I didn't have many friends. I first began to understand my lack of friends when earlier in the year some nutty guy on the news preached that the world was going to end before fall. Mom had laughed when she heard it, a sound as creaky and off-key as my old fairy princess box had been. “I thought six years of endings was enough,” she said, which was the closest she'd ever come to having the Dad Conversation with me. Besides, we didn't believe in world's end stuff. We were Quakers, which meant we believed that doing good, and peace work, in this life was important. We believed that each of us had God inside of us, and we had to listen to that still, small voice of love and reason, not some bearded guy in Heaven who was going to make the world end.

The kids in school talked about the prophecy, and some of them were scared. I thought it was silly to be scared of something like that and said out loud that only idiots believed such things. Jake Galla called me a Communist for saying that, which made no sense at all, and I told him so in front of our history class. A couple of the kids laughed, and Brain Brian even applauded.

I ignored Jake, having been called worse: Horse, Nitwit, and Ari-Fairy being the most common. It's not exactly true that words can never harm you, but as long as you can learn to shrug them off, you can get along okay. I'd learned from the best—Martha.

Instead, I sometimes talked in front of the lockers with a few of the kids about our principal's latest hair color, or what “Whole Lotta Shakin' Goin' On” really meant. You'd never guess what Brain Brian thought it means! But talking to a few kids a few times in school didn't translate into friendships. And besides, I had a lot of chores to do at the farm.

However, that August night, lying on the blanket with Robbie and Mom, looking at the star-streaked sky, it seemed the world was more like a light show than lights-out, more mechanics than magic, and even if I never got to share the Perseids with a best friend, I had Mom and Robbie and Agora, and I was okay with that.

Suddenly a huge star flashed right over the Suss farm next door, where the Morgan mares had been turned out into their field. I sat up, leaning on my left elbow as the mares startled, snorted wildly, and kicked up their heels.

Half awake, Robbie murmured, “Far out! And far away, too!”

At that exact moment, Agora got up a bit shakily, shook her head—which made her long mane dance about—and trotted over to the fence as if wanting to get closer to the show.

“Time for bed,” Mom said, standing. She grabbed up Robbie, balanced him on her hip, and headed for the house.

I didn't complain. Chores start early on a farm, and I'm grumpy without at least a full eight hours of sleep. Even if it's broken up. So, I just folded the blanket and started after them.

As we went through the paddock gate, I heard a strange whinny, like a waterfall of sound. Looking back, I saw something white and glowing sail over the fence between the Suss farm and ours, that high double fence that no horse—not even a champion jumper—can get across.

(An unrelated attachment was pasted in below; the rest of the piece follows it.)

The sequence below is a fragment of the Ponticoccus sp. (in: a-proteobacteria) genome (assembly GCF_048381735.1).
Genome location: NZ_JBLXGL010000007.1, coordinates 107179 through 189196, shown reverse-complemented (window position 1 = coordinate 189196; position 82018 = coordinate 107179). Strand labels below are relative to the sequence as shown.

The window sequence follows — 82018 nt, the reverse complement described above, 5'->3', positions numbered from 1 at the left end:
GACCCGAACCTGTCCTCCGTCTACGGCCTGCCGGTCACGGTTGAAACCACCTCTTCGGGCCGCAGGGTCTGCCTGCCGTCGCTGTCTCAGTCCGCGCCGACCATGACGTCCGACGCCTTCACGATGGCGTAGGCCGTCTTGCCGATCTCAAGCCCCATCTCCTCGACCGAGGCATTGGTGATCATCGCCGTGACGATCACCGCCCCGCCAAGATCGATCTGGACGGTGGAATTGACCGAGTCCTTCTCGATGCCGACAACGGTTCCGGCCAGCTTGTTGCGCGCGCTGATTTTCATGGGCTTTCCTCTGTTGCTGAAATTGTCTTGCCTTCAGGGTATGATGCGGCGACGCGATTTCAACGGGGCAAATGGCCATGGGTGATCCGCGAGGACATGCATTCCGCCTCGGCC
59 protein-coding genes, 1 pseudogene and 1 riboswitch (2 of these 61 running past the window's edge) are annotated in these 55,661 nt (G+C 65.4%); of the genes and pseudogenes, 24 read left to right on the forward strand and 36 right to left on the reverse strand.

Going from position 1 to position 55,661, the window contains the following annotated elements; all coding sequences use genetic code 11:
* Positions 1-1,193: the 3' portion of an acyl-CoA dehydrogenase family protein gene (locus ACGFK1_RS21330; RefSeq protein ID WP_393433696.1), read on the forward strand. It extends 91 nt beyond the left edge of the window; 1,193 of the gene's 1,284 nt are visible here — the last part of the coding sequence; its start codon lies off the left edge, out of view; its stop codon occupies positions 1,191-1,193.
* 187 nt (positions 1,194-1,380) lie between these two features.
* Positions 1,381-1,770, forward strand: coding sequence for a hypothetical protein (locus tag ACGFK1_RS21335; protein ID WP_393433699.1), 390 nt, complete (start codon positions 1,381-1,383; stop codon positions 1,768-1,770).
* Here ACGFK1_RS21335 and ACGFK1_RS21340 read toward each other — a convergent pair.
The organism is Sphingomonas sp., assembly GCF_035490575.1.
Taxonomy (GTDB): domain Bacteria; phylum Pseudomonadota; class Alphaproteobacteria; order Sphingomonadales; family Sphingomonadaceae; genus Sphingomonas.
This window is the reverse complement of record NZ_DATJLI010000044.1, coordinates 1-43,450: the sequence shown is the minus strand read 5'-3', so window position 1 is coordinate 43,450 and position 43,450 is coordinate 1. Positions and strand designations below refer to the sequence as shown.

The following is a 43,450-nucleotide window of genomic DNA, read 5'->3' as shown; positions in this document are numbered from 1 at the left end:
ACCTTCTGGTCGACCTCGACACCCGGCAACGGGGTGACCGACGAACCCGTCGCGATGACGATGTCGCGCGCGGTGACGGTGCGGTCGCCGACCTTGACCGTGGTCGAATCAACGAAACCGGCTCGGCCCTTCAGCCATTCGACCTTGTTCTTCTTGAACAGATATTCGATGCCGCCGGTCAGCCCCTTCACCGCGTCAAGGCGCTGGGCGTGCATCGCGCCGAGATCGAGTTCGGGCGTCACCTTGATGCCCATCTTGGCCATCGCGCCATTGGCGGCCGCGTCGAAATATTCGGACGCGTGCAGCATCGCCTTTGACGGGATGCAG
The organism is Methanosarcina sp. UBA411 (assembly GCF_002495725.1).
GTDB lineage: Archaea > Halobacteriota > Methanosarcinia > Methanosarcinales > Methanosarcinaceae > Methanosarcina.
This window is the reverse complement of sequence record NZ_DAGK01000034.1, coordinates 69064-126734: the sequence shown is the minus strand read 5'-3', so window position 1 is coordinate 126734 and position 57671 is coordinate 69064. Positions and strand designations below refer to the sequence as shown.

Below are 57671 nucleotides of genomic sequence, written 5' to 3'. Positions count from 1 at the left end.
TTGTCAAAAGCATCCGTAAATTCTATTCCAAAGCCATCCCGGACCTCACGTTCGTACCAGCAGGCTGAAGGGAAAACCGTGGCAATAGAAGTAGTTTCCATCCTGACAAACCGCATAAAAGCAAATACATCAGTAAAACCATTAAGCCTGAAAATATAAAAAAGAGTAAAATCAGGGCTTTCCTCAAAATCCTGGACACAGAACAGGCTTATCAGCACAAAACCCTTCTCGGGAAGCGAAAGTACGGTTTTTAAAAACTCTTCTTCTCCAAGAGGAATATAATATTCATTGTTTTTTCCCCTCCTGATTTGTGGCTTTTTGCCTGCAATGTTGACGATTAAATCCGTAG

At first I thought it was a shooting star. Then I thought it was more likely ball lightning. And for a moment, I wondered if it might be the actual end of the world, in case we Quakers were wrong. Even as I had that thought and suspected I was dreaming, I took off after Mom and Robbie at a run, vowing to write about it in my journal in the morning.

 

J
ULY 1965

 

1

Agora's Surprise

A
MARE IS PREGNANT
between 320 and 370 days, about a full year. Ponies give birth a bit earlier, more like eleven months. Mom taught me about that when we first came to the farm as renters, long before we bought out the old owner with the money she got from the divorce. When we moved here to Massachusetts, I was three, Mom and Dad were married, and Robbie wasn't even a blip on the horizon, as Mom likes to say.

Mom grew up in Connecticut with horses and knows
everything
about them, even though her old farm, Long Riders, is long gone. As are my grandparents. A cul-de-sac of new houses sits on the old ménage and pasture, and the old farmhouse has become a gas station and general store. We drove past it once. It made Mom sad. Still, she knows horses inside and out, and what she doesn't know, Martha does.

If Mom's the owner of our farm, Martha McKean is its heart. Our riders call her “a regular horse whisperer,” and sometimes “the Queen”—except Mrs. Angotti, who once called Martha “Ivan the Terrible,” and the name stuck. Mom explained to me that Ivan was some Russian king nobody liked and who was really awful to everybody. Now everyone says it as a joke, and even Martha smiles at it.

Martha's not awful at all, she just doesn't like people much. Except she tolerates Mom and bosses Robbie and me around something fierce. Martha prefers horses, and it's easy to guess why. The horses listen to her, and they do what she tells them to, almost as if she's their lead mare. The rest of us listen when we want to, which isn't often enough to please Martha.

So, near Thanksgiving last year, when Martha came into our house at dinnertime, a green rubber band in her hair, and said to Mom, “Old Aggie's got something in her belly,” we listened, horrified.

Martha's the only one to call Agora “Old Aggie.” I once asked her why, and she shrugged, saying, “Aggie told me to,” like it was no big deal that horses talked to her.

BOOK: Centaur Rising